• Medication adherence is required for the effectiveness of all pharmacotherapies, especially for long-term treatment of chronic illness and infectious diseases such as malaria, diabetes, and HIV. However, intensive dosage regimens with a high pill burden are associated with a low adherence rate, leading to compromised or even failure of therapies. My project aims to realize the ideal of ‘pillbox in a capsule’, i.e. taking a single tablet that will provide sustained drug release over several days, by developing a long-lasting oral drug delivery platform with prolonged gastrointestinal transit time. Inspired by bio-adhesive natural systems, where spiky surfaces enable strong adhesion, this project will engineer silica particles with a spiky morphology as well as their assembled medical devices as oral drug delivery vehicles, and their interactions at the bio-interfaces in the gastrointestinal environment will be investigated in detail. On completion, this project will produce guidelines for the rational design of novel oral drug delivery systems, and new potential clinical strategies for simplified oral medications to improve medication adherence and patient outcomes.

  • DNA vaccine, as the third generation vaccine technology, representing the latest biotechnological breakthrough in vaccine development. Compared to conventional recombinant vaccines usually only stimulating the antibody responses, DNA vaccine show advantages in evoking both cellular and humoral immunity to fulfill the demand in combating chronic infectious diseases. Moreover, the cost-effectiveness and fast speed of production make DNA vaccine an ideal strategy to deal with outbreaks such as SARS-COV-2 and H5N1 for the sake of both public and animal healthcare. To enable a successful DNA vaccine technology, it is critical to develop efficient gene vectors to transport and regulate the DNA molecules to be highly expressed in target cells. Mimicking the morphology of the virus, this project aims to fabricate a series of virus-like silica nanoparticles with tailored physicochemical features for plasmid DNA delivery and investigate their gene translation and vaccine performance. The completion of this project will provide fundamental understandings of the impact of designer particle nanostructure/chemistry on DNA transfection and vaccine immunogenicity.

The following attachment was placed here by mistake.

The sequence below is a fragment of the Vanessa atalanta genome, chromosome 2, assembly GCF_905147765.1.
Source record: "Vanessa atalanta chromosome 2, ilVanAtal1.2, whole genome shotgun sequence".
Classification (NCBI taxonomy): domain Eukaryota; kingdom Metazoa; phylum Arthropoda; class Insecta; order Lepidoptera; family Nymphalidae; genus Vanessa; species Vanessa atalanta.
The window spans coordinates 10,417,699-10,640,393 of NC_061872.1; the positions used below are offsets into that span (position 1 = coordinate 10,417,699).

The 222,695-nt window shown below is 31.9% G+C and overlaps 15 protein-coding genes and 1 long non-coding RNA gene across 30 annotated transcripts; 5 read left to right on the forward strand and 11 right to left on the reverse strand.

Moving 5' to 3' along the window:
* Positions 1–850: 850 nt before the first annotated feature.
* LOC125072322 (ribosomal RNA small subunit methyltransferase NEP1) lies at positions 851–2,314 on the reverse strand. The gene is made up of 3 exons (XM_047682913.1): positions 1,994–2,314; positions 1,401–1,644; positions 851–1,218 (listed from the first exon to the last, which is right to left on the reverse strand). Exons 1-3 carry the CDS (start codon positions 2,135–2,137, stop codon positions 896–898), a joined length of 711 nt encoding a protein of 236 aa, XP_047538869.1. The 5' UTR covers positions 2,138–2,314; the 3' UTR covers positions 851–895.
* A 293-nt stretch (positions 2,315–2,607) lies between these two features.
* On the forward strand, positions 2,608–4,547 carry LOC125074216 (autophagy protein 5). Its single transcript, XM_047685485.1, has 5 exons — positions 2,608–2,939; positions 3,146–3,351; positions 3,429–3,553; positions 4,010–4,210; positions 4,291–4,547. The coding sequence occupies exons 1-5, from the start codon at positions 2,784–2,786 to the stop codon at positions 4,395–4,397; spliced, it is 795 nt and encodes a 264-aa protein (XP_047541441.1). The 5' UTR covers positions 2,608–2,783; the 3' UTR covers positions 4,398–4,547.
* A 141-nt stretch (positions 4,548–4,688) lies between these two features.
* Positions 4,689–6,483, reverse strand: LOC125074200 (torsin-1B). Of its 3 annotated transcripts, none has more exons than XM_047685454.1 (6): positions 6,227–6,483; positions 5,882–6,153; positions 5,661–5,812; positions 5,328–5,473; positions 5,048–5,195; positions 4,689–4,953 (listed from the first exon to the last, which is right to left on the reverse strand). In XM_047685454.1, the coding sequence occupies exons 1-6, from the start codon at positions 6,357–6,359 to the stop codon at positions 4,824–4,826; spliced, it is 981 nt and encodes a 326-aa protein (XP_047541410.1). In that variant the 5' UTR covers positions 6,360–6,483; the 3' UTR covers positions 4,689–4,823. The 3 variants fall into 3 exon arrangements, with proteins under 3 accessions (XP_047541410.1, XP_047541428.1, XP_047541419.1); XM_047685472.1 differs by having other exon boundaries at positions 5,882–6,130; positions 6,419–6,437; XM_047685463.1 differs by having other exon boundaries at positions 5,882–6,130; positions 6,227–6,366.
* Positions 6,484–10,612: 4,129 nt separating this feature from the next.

• The intriguing nature systems have inspired remarkable advances in the development of functional nanomaterials for biomedical applications. Nature creations such as pollen grains and virus with spiky topological features at various length scales enable multivalent interactions at bio-interfaces, and typically exhibit intriguing surface adhesive property. This project aims to apply this nature-derived principle to engineer nanoparticles for enhanced intracellular delivery of biomolecules. Nanomaterials with functional compositions and tailored spiky nanostructures will be fabricated. Their cellular internalization process and biomolecules delivery efficiency will be evaluated. On completion of this project, a versatile and functional drug delivery platform will be established and an in-depth understanding of the spiky nanoparticle-cell interaction will be revealed.

  • The overuse of antibiotics leads to ever-increasing antibiotic resistance, posing a severe threat to human health. Recent advances in nanotechnology provide new opportunities to address the challenges in bacterial infection by killing germs without using antibiotics. This project aims to develop antibiotic-free antibacterial formulations enabled by advanced nanomaterials. Functional nanomaterials with intrinsic or light-mediated bactericidal properties will be fabricated to enable efficient pathogen killing. Meanwhile, porous nanoparticles will also be engineered to serve as vehicles for the delivery of natural antibacterial compounds, formulating Pickering emulsion for stable and sparable antibacterial nano-agents. On the completion of this project, nano-formulations showing potent antibacterial property and good safety will be provided, and their antibacterial mechanisms, as well as the structure-performance relationship, will be revealed.